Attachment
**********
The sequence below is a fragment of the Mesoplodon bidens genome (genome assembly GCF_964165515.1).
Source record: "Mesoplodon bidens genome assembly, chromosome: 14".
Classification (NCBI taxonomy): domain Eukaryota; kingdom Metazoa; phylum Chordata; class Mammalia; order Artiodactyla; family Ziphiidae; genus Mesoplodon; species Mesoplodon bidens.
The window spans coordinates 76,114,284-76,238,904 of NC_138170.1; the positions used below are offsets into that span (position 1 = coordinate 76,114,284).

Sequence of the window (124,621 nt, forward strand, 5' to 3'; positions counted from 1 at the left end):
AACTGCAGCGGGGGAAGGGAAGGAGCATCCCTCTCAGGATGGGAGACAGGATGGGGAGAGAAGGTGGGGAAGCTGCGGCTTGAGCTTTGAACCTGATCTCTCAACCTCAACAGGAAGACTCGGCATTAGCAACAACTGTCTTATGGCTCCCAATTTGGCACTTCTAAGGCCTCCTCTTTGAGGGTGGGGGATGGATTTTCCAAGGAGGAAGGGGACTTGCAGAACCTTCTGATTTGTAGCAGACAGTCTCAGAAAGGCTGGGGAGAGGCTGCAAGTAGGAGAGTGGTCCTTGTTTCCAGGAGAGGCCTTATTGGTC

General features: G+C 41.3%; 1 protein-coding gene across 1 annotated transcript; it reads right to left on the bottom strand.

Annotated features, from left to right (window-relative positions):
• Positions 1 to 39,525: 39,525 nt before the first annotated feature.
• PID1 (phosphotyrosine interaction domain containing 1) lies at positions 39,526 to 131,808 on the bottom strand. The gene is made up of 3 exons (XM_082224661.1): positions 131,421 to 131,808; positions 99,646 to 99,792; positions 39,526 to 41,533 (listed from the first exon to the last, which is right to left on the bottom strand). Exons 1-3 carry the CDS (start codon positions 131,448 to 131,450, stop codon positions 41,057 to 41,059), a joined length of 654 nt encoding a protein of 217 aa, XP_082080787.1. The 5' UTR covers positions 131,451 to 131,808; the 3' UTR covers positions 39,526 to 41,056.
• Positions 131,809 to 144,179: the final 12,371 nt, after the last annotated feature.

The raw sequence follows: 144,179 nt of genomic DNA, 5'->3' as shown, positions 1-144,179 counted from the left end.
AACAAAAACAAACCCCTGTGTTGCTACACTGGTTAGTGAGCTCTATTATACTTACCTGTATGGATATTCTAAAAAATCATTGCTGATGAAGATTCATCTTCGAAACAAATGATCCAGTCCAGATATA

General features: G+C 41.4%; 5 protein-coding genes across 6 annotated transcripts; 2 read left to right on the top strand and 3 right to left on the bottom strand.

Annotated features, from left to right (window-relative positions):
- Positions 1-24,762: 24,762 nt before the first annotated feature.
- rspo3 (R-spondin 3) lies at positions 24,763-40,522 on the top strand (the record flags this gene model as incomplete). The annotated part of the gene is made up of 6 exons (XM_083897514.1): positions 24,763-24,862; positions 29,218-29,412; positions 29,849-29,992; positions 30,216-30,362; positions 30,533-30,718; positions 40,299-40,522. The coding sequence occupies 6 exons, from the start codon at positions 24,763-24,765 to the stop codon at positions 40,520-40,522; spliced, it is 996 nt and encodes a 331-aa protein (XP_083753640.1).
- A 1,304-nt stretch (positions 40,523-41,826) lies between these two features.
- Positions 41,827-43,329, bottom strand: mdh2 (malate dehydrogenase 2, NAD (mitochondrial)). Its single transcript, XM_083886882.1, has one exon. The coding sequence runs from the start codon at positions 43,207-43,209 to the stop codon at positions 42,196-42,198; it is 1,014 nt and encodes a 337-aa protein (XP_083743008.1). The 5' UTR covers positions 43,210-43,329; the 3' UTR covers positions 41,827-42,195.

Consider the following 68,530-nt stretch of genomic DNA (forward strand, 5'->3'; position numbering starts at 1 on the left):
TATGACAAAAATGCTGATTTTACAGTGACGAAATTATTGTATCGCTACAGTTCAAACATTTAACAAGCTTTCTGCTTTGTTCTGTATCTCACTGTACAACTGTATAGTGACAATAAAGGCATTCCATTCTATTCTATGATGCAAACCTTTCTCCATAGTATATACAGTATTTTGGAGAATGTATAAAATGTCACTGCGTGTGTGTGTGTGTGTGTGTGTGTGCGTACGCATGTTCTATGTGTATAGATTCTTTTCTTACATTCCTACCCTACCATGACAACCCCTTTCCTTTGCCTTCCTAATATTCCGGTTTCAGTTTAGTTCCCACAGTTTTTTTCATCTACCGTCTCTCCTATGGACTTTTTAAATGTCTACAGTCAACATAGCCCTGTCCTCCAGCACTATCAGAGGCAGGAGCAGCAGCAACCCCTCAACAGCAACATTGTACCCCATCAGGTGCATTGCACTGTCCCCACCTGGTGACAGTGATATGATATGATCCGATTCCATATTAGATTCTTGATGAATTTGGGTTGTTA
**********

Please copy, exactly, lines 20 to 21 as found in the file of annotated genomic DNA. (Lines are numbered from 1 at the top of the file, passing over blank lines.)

Consider the following 68,530-nt stretch of genomic DNA (forward strand, 5'->3'; position numbering starts at 1 on the left):
TATGACAAAAATGCTGATTTTACAGTGACGAAATTATTGTATCGCTACAGTTCAAACATTTAACAAGCTTTCTGCTTTGTTCTGTATCTCACTGTACAACTGTATAGTGACAATAAAGGCATTCCATTCTATTCTATGATGCAAACCTTTCTCCATAGTATATACAGTATTTTGGAGAATGTATAAAATGTCACTGCGTGTGTGTGTGTGTGTGTGTGTGTGCGTACGCATGTTCTATGTGTATAGATTCTTTTCTTACATTCCTACCCTACCATGACAACCCCTTTCCTTTGCCTTCCTAATATTCCGGTTTCAGTTTAGTTCCCACAGTTTTTTTCATCTACCGTCTCTCCTATGGACTTTTTAAATGTCTACAGTCAACATAGCCCTGTCCTCCAGCACTATCAGAGGCAGGAGCAGCAGCAACCCCTCAACAGCAACATTGTACCCCATCAGGTGCATTGCACTGTCCCCACCTGGTGACAGTGATATGATATGATCCGATTCCATATTAGATTCTTGATGAATTTGGGTTGTTA